I Was First Called a Slut at Age 13

8 Jul

by Kat Kelley

There are still moments, as I linger in front of the mirror for a few extra seconds,

Not quite sure what those high cheekbones or scarred knees have to do with that passion for healthcare policy or appetite for travel,

Or as I return home, heels in hand, and eyes on my toes, avoiding the gaze of families in pastels filing into the Holy Trinity Church on Sunday morning,

In which I still value myself, still derive my self-worth from my appearance and the value assigned to me by men.

And this, I do, because I was first called a slut at age 13.

They called me a slut, Chloe* and Morgan*, because I kissed a boy at a bonfire, amidst a game of a truth or dare. Chloe thought he was cute, and he kept up with the big kids at the skatepark, but I didn’t know of her crush. I just knew that he was in fact cute, and was in fact a talented skateboarder, and that I certainly wasn’t going to chicken out of truth or dare. They called me a slut and didn’t talk to me until backstage at the drama production, when Chloe and him entered into an intimate relationship of not acknowledging each other in the cafeteria, but staying up late at night on AOL instant messenger.

They called me a slut and I learned that women will just as soon impose double standards upon one another, just as soon slut shame as men. They called me a slut and I learned that “bros before hoes” meant something entirely different for women, that Morgan and Chloe would drop this “hoe” over envy of a “bro.”

They called me a “heartbreaker,” at age 8, as I leaned against my mother, tired from a day at the pool. “She’ll be a heartbreaker. And that one,” he grinned at my sister, “she’ll be a headbreaker.” At age 8, I already knew that I was the enviable one, deemed a conforming  heartbreaker, not an audacious headbreaker. My brother later teased me for my buck teeth, but I was a heartbreaker, and when his friend Ryan* said my freckles were cute, I nearly swooned.

They called me a heartbreaker, and I learned that my relationship with men, my image to men, even grown-ups, smiling down at me as if I were their own daughter, even professionals, briefcase in hand, would always be tainted by the value of beauty and the tragedy of uneven complexion, bad hair days, and the dreaded scale.

They called me a whore at age 14, and they institutionalized my title. A code word developed amongst our class, KIAW, which was shouted spontaneously in the hallways, mimicking the meow of a cat, for the last three weeks of eighth grade. Jake* and Mark*, whose prowess on the basketball court had propelled them to popularity,  hollered “KIAW” at me as I entered the classroom, or as I got onto the school bus. “That means they like you,” Hannah* said knowingly, but after a full day of signing yearbooks, I learned just what it really meant. ‘I’m real sorry,’ Jake looked down at his feet. “Kathleen Is A Whore, we thought it’d be funny, just between me and Jake, but then everyone started to say it.” Does everyone know what it means? I asked, holding my breath. “Yeahhhh,” eyes glued to his Vans, yes, each of these students with whom you’ve gone to school for the past 9 years, all think you are a whore.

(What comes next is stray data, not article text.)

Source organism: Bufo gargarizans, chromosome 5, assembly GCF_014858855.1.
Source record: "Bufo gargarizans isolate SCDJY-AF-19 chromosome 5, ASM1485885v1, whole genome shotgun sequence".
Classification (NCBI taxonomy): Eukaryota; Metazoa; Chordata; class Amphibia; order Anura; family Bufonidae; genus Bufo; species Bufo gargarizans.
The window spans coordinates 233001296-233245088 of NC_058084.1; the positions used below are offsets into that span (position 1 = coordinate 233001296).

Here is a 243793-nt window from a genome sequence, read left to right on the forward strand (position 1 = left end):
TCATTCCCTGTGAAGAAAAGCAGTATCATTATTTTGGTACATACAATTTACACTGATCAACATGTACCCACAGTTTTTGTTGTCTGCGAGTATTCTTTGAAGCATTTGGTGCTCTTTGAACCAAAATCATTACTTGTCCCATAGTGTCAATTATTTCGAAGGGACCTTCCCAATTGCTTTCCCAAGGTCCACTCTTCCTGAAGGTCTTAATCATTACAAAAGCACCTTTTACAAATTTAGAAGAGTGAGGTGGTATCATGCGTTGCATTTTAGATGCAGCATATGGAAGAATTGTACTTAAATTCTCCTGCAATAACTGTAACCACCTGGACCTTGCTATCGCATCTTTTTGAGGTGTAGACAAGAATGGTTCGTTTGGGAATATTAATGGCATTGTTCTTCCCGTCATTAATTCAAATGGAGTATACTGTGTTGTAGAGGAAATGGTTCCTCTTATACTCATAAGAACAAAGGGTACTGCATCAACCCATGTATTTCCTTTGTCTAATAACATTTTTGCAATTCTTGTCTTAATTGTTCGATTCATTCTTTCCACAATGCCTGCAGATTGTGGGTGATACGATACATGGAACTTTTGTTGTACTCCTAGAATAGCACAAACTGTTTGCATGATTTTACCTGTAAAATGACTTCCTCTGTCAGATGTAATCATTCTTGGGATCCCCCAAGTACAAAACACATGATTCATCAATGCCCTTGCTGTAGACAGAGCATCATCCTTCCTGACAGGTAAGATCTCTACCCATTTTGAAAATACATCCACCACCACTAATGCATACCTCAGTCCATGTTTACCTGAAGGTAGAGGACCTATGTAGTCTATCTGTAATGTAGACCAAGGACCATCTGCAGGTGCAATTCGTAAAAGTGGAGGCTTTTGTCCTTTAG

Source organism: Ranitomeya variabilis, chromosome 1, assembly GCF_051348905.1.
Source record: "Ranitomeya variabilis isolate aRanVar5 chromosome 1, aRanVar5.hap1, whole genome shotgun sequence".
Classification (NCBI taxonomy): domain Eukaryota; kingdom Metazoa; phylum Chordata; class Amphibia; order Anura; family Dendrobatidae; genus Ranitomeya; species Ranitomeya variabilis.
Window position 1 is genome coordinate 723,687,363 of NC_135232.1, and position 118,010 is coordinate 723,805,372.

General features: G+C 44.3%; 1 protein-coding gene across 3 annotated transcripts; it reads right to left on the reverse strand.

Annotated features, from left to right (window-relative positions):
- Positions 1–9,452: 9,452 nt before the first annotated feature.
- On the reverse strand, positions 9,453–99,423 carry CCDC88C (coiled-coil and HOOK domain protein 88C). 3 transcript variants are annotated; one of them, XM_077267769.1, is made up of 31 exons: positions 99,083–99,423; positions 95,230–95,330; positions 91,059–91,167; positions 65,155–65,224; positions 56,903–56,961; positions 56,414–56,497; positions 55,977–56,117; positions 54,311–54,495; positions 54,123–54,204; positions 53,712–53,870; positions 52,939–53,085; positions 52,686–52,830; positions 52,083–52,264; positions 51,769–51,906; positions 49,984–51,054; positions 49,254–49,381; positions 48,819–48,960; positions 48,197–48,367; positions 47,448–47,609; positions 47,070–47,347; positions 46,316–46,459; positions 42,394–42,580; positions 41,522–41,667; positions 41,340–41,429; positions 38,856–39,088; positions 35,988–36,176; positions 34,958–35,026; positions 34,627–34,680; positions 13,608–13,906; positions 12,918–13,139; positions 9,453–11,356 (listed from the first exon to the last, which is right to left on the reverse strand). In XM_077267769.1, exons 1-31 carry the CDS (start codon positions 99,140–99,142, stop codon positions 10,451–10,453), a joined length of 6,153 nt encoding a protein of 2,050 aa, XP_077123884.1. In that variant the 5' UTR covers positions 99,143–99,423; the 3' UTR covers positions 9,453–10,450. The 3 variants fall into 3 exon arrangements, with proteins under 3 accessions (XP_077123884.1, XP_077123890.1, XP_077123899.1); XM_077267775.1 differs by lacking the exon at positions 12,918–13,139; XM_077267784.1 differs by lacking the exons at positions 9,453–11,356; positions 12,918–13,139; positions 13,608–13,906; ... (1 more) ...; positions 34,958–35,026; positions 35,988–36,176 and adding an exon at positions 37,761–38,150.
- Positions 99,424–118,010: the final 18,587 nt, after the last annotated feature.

They called me a whore, and I learned that my “sexual” history was infinitely more socially relevant and defining than the Valedictorian speech I gave that night, even though I quoted really smart people we had read about in History class and my teachers told my parents I had a lot of potential. They called me a whore because I snuck out of my parents house one night and met my high school boyfriend on the beach, and I wore spaghetti strapped tank tops, and I learned that the key to both enemies and admirers, and more importantly, attention as a woman, was not success but sex.

They called me a slut on an anonymous Facebook page, they counted my sexual exploits while singing the lyrics of their team’s traditional songs, they begged for stories during drinking games. Women joined in when they discovered my involvement with a romantic interest of theirs, and men dropped me as a “friend”  when I wasn’t DTF.

And so I still struggle to guard my self-worth from the influence of beauty and size, from who I’ve slept with, and who thinks I’m worth their time, because they first called me a slut at age 13, and they have yet to show me I’m worth anything more to them.

______________________________________________________________________________________

*All names have been changed.

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3 Responses to “I Was First Called a Slut at Age 13”

  1. Dominique Hayes July 14, 2013 at 10:21 am #

    So much this. THIS is why so many of us tie our self-worth–in whole or in part–to how we look. Because our whole culture does it–adults and professionals, friends, enemies, those who are both, it goes on and on.

Trackbacks/Pingbacks

  1. Real Talk: Why I Don’t (Usually) Hook Up « Hella Basque - July 15, 2013

    […] I Was First Called a Slut at Age 13 (feministsatlarge.wordpress.com) […]

  2. Three Women You Truly Love - August 24, 2014

    […] to negotiate their own autonomy to be dismissed as crazy, as bossy, as a bitch, a whore, a cunt, a slut, a skank, an ugly witch, a crone, a donkey, a cumbucket, a MILF, a bimbo, a thing with “no ass” […]

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